Friday, September 28, 2007

I should be dancing (yeah!)


Okay, I think that it is a function of you can't always get what you want. Of course, since I am unable to walk, I of course do not dance. Yet it is something I'd love to do. Perhaps I think more about this when we have our typical Saturday Night Feast (get it?), when two of the boom box FM stations are programmed for Disco (97.5 and 107.9), one to Big Band/Swing (90.1), and one for oldies (102.9). All of these have songs that are so danceable...
Disco would be the best for this. I never really appreciated the genre in its day, as when I was in college I fancied myself as more of a rocker, so avoided most of those songs. Today, though, I really like this style, so it is no longer a guilty pleasure. It is that dance beat that makes me want to move right now. Even if this is not your style, I would defy anyone (with legs, anyway) to not dance to Boogie Wonderland by Earth Wind and Fire:

"I find romance
When I start to dance
In boogie won-der-land.
Dance, boogie won-der-land, etc"

John Travolta danced great in Saturday Night Fever. However, I would like to dance to other styles as well. I really enjoy all those old movies with Gene Kelly and Fred Astaire that involve those wildly choreographed dance sequences. The music is different, but any catchy tunes from the Big Band or Swing era can be danced to without much provocation. Astaire sings and moves and taps so effortlessly:

"Steppin' out with my baby
Can't go wrong 'cause I'm in right
Ask me when will the day be
The big day may be tonight"

I would love to move like this! I like lots of old songs. One of my favorites is a rollicking number called Well Git It (made famous by Bob Crosby, Bing's brother).This song moves so fast, I love it as a dance tune. Alas, I do not think you can add an audio link to Blogger. In fact, when he kids were little and had their birthday parties at home, we used this song (or Modern Love by David Bowie) as the musical chairs song...what a riot. The little kids had to move fast for that game with that song. We banned Pop-Goes-the Weasel from birthday parties - too slow.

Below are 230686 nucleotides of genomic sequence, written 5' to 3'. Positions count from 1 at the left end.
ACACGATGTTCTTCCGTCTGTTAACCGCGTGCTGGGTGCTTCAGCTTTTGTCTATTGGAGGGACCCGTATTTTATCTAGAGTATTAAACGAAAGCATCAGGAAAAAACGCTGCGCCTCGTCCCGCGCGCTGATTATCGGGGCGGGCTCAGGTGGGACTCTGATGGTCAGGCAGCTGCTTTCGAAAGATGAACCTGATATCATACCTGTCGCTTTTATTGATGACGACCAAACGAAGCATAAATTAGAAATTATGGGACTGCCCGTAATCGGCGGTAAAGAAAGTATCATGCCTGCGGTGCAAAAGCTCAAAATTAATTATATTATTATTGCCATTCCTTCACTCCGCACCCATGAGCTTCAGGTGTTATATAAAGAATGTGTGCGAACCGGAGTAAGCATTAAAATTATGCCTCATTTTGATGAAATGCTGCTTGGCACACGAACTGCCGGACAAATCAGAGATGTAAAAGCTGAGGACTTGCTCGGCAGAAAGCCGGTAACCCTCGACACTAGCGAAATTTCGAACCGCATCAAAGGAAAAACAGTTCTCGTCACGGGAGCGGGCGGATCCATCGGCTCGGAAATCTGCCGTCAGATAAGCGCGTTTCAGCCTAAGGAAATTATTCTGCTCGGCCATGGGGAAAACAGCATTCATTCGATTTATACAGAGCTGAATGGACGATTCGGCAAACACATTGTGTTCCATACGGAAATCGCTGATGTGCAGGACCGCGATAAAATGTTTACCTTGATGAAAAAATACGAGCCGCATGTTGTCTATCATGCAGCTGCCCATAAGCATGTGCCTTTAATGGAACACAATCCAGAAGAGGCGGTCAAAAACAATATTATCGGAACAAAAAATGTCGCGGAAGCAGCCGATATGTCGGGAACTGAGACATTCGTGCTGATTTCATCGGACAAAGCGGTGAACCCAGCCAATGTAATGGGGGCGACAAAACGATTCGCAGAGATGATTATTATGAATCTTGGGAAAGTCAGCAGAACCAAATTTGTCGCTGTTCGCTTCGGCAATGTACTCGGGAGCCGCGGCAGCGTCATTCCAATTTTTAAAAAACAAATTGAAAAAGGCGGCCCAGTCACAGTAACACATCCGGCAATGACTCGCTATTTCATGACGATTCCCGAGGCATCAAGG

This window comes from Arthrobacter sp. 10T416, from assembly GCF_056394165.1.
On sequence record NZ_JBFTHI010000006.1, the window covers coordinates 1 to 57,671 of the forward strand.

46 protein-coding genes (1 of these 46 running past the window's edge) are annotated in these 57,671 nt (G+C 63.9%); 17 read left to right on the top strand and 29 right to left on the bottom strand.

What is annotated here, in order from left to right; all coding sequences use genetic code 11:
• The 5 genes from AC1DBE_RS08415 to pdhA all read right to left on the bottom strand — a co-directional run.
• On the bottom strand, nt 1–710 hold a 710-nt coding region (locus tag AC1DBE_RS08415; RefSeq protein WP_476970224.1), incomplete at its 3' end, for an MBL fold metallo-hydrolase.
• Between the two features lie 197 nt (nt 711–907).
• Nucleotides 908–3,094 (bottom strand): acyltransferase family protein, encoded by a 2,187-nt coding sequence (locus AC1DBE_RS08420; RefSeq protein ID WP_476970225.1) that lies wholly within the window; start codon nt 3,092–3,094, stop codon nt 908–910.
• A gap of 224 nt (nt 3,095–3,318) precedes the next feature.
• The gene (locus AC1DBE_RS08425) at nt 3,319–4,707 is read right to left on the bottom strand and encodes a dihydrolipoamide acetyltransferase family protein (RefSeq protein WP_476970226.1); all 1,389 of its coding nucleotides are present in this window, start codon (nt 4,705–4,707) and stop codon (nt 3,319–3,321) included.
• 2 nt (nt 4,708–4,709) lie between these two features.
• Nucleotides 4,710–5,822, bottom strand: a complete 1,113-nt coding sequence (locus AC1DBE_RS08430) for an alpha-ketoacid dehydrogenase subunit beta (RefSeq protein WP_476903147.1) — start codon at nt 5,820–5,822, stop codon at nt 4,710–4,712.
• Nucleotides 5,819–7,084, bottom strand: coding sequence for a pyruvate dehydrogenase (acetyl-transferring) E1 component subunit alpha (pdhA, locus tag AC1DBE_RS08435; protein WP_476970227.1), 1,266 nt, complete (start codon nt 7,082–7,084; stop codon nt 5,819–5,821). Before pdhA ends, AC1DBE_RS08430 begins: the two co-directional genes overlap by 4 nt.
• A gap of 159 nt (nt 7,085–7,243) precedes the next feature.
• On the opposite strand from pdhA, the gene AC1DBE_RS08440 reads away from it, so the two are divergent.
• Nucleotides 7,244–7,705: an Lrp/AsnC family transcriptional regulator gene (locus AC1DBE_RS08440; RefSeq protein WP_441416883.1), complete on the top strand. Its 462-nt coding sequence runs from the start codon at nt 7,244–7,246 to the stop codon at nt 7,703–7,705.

Early Motown had a great dance beat in so many songs ("Sugar pie honey bunch...I can't help myself"). Being able to dance does not affect my quality of life per se, but it would be nice. When I hear something like Disco Inferno ("Burn baby burn") I at least move and sway in my seat...If I were suddenly able to dance, I would probably be a dancing fool, maybe an obnoxious dancing jerk. Heck, I'd even like to learn the nuance of Polkas or the Chicken Dance).

However, I will leave now with the sage advice of the Brothers Gibb:
"You should be dancing, yeah
you should be dancing, yeah"

Home is where the heart is

Though I wasn't been born here, CT is my home state. It's where I spent the greater part of my 52 years, so it is home. I spent much of my youth contemplating a move to somewhere different (Atlanta and Minneapolis were possibilities when I was 22), but I remained in this state. I met my love here, we have raised our children here, some of my family are still in this state.